Central Health board meetings are available only on the Internet, and not aired on television, she added.
“They have no idea what it’s like to have no healthcare, no car or no gas for the car, or just basic necessities” Ramirez said. “They are not reaching out to make things better or trying to understand the difference between population health—which is everybody—and indigent care. They are not the same.”
She ended by complementing new Central Health CEO Mike Geeslin. “He has been visiting with many in the community and has an open mind and he understands the difference between population health and indigent care.”
Vincent Tovar said he agreed with everything that Ramirez said.
“They need to stop the cycle of Central Health not doing what it’s supposed to do and fulfill its mission of providing healthcare. The $35 million a year going to the medical school should be going to indigent healthcare services,” he said. “People are dying from long waiting lists.”
Tovar said “There is a disconnect from top to bottom, about where money goes, and a lack of respect.
“If Central Health wanted to know what the situation looks like, they would not see all these empty seats (at this meeting).”
Sara Blok Black talked about the difficulty she experienced in trying to find out if she qualified for healthcare under the Medical Assistance Program. She said she told the clerk that she didn’t want to provide a pay stub and resented being asked if she had filed a tax return.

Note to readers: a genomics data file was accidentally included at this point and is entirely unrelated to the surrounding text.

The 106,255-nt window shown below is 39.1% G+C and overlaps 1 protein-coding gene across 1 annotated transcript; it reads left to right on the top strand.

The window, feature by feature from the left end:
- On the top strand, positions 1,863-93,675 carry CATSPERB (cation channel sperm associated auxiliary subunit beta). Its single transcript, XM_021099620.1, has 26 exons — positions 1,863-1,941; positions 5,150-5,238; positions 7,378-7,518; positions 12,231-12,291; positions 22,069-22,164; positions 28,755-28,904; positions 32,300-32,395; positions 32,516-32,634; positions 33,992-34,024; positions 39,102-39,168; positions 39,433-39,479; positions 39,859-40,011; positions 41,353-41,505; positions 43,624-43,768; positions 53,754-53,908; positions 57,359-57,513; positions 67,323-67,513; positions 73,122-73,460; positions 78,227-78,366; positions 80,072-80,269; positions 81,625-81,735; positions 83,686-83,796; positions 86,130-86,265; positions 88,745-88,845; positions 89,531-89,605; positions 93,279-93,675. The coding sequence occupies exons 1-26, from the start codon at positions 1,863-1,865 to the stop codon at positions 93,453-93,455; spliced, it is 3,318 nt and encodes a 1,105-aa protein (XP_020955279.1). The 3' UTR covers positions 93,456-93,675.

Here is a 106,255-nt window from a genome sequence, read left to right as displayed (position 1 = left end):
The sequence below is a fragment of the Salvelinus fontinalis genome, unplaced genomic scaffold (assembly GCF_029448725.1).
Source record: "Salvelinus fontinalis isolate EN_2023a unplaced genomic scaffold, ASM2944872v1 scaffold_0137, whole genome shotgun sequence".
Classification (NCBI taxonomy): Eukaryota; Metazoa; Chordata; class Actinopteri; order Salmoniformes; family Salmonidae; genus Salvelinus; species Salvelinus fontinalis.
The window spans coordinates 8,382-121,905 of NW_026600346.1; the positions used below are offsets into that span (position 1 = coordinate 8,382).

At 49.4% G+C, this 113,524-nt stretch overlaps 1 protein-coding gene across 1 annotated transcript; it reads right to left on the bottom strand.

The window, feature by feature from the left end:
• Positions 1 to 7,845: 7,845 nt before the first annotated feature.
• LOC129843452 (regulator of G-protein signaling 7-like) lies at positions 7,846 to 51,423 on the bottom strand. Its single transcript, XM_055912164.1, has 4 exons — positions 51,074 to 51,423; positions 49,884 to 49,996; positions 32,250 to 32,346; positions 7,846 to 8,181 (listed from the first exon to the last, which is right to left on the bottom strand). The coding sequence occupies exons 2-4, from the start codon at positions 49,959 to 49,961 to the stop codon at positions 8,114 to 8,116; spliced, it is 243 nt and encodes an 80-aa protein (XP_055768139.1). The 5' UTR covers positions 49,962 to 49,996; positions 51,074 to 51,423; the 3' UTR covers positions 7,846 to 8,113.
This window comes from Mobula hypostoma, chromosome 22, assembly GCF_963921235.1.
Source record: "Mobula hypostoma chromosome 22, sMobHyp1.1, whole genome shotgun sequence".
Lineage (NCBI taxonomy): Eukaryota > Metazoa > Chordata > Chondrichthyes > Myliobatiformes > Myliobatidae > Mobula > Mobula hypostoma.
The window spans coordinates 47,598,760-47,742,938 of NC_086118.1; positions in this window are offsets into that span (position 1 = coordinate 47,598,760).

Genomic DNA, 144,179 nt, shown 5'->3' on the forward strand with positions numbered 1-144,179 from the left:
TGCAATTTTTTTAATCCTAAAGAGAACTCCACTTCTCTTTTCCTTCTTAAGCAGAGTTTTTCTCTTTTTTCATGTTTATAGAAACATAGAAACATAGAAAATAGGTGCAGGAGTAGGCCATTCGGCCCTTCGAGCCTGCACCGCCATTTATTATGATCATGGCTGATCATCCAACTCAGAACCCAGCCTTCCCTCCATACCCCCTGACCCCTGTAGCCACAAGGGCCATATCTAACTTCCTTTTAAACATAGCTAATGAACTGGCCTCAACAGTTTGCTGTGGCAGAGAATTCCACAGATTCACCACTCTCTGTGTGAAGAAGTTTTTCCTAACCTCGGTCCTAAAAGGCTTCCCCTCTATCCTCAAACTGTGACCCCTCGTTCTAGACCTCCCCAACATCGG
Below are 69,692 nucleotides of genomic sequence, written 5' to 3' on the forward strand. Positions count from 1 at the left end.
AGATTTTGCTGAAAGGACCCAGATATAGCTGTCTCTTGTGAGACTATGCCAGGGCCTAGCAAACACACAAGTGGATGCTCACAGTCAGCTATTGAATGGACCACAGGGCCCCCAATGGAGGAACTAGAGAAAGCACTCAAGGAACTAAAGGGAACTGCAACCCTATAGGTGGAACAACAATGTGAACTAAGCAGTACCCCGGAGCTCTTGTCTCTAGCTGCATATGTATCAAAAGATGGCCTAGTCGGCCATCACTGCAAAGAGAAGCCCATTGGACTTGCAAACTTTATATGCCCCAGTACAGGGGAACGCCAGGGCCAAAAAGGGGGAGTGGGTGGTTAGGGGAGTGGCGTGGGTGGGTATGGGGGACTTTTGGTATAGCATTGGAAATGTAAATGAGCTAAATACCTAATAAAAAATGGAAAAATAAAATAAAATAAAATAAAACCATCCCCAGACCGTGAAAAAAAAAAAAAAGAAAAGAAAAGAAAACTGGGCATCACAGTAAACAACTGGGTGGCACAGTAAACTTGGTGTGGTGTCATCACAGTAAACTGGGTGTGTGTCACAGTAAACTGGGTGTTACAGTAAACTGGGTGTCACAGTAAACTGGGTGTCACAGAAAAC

“I needed medical attention badly, but she said I had to pay federal taxes,” Blok Black said. “She said I had to prove who I was.”
Susanna Woody is a school board trustee for Del Valle ISD and a candidate for Travis County commissioner. She’s running in Precinct 4 for the seat held since January 1995 by Commissioner Margaret Gómez.
“People from Travis County are excluded from healthy foods, health facilities, and mental healthcare,” Woody said. “This is a real problem for us.”
“We’ve had lot of talk for the last 10 years and we want to see some action,” Wood said. “We asked for a plan to address our concerns for healthcare in our area. I want a viable plan and a long-term plan, and a sustainable long-term facility to treat people.”
Miriam Paredes asked how the public outreach was being conducted.
Blanca Lesmes replied that the information was being gathered via newsletters, documents, and patient surveys. “This is only one piece of it,” she said.
Lesmes said that more time might be needed “to advertise, to get to people using the services.”
Paredes said, “I’m here as proxy to several family members and relatives who tried to access services and were poorly treated. There are too many obstacles to participate in this setting. It is intimidating to get to. I have a car and I speak the language, but I don’t have a sense of clear communication or culturally effective communication that is representative of the people I know when they access services. They (Central Health) don’t understand things as simple as transportation. They are tone deaf.
“I suggest a true forum be held to bring grievances forward and air grievances in a real and authentic way. That would be the beginning of solving all the other problems.
“My challenge to you is when the assessment comes out to have a true representation of people’s experiences,” Paredes said. “This (audience) is not representative of people’s experiences.”
Location, location, location
The turnout for these meetings was so small that speakers were given five minutes instead of the initially announced three minutes to address a panel that included Lesmes, Claudia Perez of BB Imaging, and Grant Stafford of Germane Solutions. Speakers also were given multiple opportunities to air their opinions. Each meeting lasted an hour instead of the scheduled 90 minutes.